What Should be a Franchise Buyer’s Most Basic Question?
For over 30 years we have consulted and counseled on the concerns of franchisors and franchisees alike. And, of course, that includes the needs of prospective franchisors and franchisees as well as those already in business. But of all the issues faced, one is overwhelmingly the most common, and it pertains to prospective franchisees. It involves, as the title suggests, a franchise buyer’s most basic question. And that question is: Do you think it’s a good franchise?
The long answer to that question demands study and detail in a process referred to as pre-purchase due diligence, which Bibby Group has long offered, but this article is not about lengthy due diligence. It’s about the a more basic issue that should be on the minds of prospective business owners whether the business is a franchise (be it a start-up or an existing unit) or an independent venture (either already in practice or a start-up by the entrepreneur).
That more basic issue is found in what should be a franchise buyer’s most basic question. Long before one asks if it’s a ‘good franchise’, the question should be ‘do the fundamentals of the business seem logical?’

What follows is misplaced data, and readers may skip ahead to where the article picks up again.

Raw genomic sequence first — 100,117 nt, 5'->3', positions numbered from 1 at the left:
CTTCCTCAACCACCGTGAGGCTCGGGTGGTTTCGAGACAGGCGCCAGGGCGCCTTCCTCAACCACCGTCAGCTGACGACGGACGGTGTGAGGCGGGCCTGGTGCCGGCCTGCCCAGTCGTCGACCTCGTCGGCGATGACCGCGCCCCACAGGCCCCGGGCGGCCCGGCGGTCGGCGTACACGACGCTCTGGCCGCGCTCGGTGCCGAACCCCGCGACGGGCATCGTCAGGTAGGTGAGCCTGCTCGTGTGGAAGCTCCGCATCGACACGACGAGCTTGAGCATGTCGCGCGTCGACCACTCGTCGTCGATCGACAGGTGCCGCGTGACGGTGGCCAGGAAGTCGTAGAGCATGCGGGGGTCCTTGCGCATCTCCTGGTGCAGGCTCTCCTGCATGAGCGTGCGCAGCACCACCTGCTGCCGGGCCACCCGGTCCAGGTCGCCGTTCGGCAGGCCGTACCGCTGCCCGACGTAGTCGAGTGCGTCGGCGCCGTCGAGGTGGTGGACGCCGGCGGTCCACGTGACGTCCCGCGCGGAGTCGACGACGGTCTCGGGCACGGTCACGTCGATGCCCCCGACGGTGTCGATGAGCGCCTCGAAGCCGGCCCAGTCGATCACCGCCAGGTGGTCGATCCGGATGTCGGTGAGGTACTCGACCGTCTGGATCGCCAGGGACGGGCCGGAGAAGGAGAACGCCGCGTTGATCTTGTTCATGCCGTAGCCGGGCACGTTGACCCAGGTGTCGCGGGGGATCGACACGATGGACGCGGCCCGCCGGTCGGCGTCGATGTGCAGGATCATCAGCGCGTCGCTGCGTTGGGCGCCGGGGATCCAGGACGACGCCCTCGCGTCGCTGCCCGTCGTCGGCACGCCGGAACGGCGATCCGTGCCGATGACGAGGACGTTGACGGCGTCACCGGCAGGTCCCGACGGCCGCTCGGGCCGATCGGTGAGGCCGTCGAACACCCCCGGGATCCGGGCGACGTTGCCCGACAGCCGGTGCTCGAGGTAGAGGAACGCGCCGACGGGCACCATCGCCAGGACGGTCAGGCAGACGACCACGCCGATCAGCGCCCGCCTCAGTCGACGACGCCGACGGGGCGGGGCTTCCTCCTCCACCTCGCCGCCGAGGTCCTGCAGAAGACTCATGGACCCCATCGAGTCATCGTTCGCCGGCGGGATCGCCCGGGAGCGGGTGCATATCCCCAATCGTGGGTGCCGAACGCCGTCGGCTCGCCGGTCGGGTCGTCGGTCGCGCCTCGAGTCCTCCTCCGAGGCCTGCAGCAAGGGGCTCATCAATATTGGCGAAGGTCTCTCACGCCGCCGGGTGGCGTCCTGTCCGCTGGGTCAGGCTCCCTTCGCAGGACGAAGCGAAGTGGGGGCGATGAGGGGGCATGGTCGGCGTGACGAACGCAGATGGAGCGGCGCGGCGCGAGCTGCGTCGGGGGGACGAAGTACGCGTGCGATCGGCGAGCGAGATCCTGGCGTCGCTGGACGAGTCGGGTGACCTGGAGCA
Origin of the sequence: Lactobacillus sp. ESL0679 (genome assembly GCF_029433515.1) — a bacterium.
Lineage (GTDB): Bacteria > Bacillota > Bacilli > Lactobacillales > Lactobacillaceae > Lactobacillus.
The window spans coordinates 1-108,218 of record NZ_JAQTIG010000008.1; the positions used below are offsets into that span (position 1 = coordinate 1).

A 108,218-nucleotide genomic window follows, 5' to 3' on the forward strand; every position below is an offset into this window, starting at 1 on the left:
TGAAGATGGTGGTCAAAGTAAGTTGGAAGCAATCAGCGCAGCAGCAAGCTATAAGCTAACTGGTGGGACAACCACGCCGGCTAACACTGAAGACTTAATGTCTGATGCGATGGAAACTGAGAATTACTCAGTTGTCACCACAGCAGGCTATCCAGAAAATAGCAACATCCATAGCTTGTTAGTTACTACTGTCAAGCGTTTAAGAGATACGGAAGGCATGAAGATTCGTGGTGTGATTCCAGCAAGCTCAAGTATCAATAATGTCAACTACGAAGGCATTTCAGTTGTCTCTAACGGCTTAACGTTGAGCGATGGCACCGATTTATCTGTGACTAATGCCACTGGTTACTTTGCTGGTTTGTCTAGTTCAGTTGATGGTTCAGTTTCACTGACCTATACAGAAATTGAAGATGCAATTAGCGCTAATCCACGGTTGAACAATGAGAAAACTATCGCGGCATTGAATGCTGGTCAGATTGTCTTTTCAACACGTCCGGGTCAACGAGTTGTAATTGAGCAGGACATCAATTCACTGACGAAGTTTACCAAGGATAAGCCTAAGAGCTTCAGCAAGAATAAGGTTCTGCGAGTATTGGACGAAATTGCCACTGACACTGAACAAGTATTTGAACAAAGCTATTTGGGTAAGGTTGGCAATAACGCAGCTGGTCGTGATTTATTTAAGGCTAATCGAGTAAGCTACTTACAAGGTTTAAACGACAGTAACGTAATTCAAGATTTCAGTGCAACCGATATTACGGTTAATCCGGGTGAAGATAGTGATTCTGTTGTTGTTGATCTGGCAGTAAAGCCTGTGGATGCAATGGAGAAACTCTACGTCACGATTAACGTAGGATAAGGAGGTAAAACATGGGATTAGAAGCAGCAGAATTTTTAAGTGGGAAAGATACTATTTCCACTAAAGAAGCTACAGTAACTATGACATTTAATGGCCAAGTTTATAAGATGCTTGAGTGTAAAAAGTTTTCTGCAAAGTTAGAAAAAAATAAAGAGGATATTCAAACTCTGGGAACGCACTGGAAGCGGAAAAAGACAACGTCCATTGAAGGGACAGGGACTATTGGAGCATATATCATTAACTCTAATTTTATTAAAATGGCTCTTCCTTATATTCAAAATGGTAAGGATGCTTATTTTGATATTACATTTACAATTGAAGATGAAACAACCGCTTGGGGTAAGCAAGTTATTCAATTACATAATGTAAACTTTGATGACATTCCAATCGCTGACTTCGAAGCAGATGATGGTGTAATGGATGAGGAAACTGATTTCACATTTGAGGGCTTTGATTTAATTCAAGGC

Granted, thorough investigation of a business model requires depth and detail, but we’re not concerned here with lengthy analysis, but ones initial reaction to what is being proposed. Call it gut level, call it intuition, or call it common sense, but the bottom line is quite simple – is the idea, or critical parts of it, logical?
Here’s a real life example that, while unique, symbolizes an opportunity for a buyer to address the basic question of ‘business model’, which in turn, addresses the eventual quality of the franchise.
In this case the franchisor is offering area development opportunities but not where the prospective buyer lives. The buyer doesn’t want to move so franchisor agrees the buyer can run the business as an absentee owner. OK, that’s doable in some businesses … if the business is thoroughly understood, if the right management systems are in place, and … if proper staffing is positioned. But what about the following twist?
The business is a ‘cash business’ and it’s not a cash business such as a proven fast food operation with proper POS controls, but a cash business where a service is rendered and cash is handed over.
Do you see anything that could possibly go wrong with this idea? Anything? Yes, the ‘risk’ of theft. Or shall we say the certainty of theft. Not only will the franchisee lose money, the franchisor will lose money if royalties are based on a percentage of sales.
No need to go further. A franchise buyer’s most basic question should always be: Does logic prevail within the concept?
If you want to pursue franchise due diligence on a particular concept, or if you have questions about the business proposition you are considering, send an email and set up a time to discuss your concerns.